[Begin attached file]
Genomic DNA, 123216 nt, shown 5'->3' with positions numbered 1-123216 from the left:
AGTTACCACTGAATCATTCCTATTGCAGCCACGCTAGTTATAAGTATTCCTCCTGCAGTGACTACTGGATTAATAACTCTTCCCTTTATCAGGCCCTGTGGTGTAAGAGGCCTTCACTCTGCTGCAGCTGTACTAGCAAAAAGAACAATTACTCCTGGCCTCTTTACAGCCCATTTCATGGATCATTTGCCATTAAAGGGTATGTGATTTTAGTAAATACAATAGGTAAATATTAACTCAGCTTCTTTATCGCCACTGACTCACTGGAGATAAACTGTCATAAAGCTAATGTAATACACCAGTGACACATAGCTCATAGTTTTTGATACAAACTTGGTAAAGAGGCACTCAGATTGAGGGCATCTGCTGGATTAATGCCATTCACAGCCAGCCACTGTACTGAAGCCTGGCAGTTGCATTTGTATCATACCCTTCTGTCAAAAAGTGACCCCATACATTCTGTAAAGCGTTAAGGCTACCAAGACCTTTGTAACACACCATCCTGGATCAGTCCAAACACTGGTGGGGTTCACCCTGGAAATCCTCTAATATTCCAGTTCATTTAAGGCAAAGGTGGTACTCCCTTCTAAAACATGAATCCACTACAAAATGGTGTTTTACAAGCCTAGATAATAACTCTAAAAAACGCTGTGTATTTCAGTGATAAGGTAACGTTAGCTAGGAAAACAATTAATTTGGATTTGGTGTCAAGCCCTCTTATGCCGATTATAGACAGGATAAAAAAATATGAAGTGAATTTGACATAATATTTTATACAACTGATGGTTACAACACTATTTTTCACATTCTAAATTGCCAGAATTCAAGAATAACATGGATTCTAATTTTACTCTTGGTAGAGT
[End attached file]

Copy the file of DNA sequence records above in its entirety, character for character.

Genomic DNA, 123216 nt, shown 5'->3' with positions numbered 1-123216 from the left:
AGTTACCACTGAATCATTCCTATTGCAGCCACGCTAGTTATAAGTATTCCTCCTGCAGTGACTACTGGATTAATAACTCTTCCCTTTATCAGGCCCTGTGGTGTAAGAGGCCTTCACTCTGCTGCAGCTGTACTAGCAAAAAGAACAATTACTCCTGGCCTCTTTACAGCCCATTTCATGGATCATTTGCCATTAAAGGGTATGTGATTTTAGTAAATACAATAGGTAAATATTAACTCAGCTTCTTTATCGCCACTGACTCACTGGAGATAAACTGTCATAAAGCTAATGTAATACACCAGTGACACATAGCTCATAGTTTTTGATACAAACTTGGTAAAGAGGCACTCAGATTGAGGGCATCTGCTGGATTAATGCCATTCACAGCCAGCCACTGTACTGAAGCCTGGCAGTTGCATTTGTATCATACCCTTCTGTCAAAAAGTGACCCCATACATTCTGTAAAGCGTTAAGGCTACCAAGACCTTTGTAACACACCATCCTGGATCAGTCCAAACACTGGTGGGGTTCACCCTGGAAATCCTCTAATATTCCAGTTCATTTAAGGCAAAGGTGGTACTCCCTTCTAAAACATGAATCCACTACAAAATGGTGTTTTACAAGCCTAGATAATAACTCTAAAAAACGCTGTGTATTTCAGTGATAAGGTAACGTTAGCTAGGAAAACAATTAATTTGGATTTGGTGTCAAGCCCTCTTATGCCGATTATAGACAGGATAAAAAAATATGAAGTGAATTTGACATAATATTTTATACAACTGATGGTTACAACACTATTTTTCACATTCTAAATTGCCAGAATTCAAGAATAACATGGATTCTAATTTTACTCTTGGTAGAGT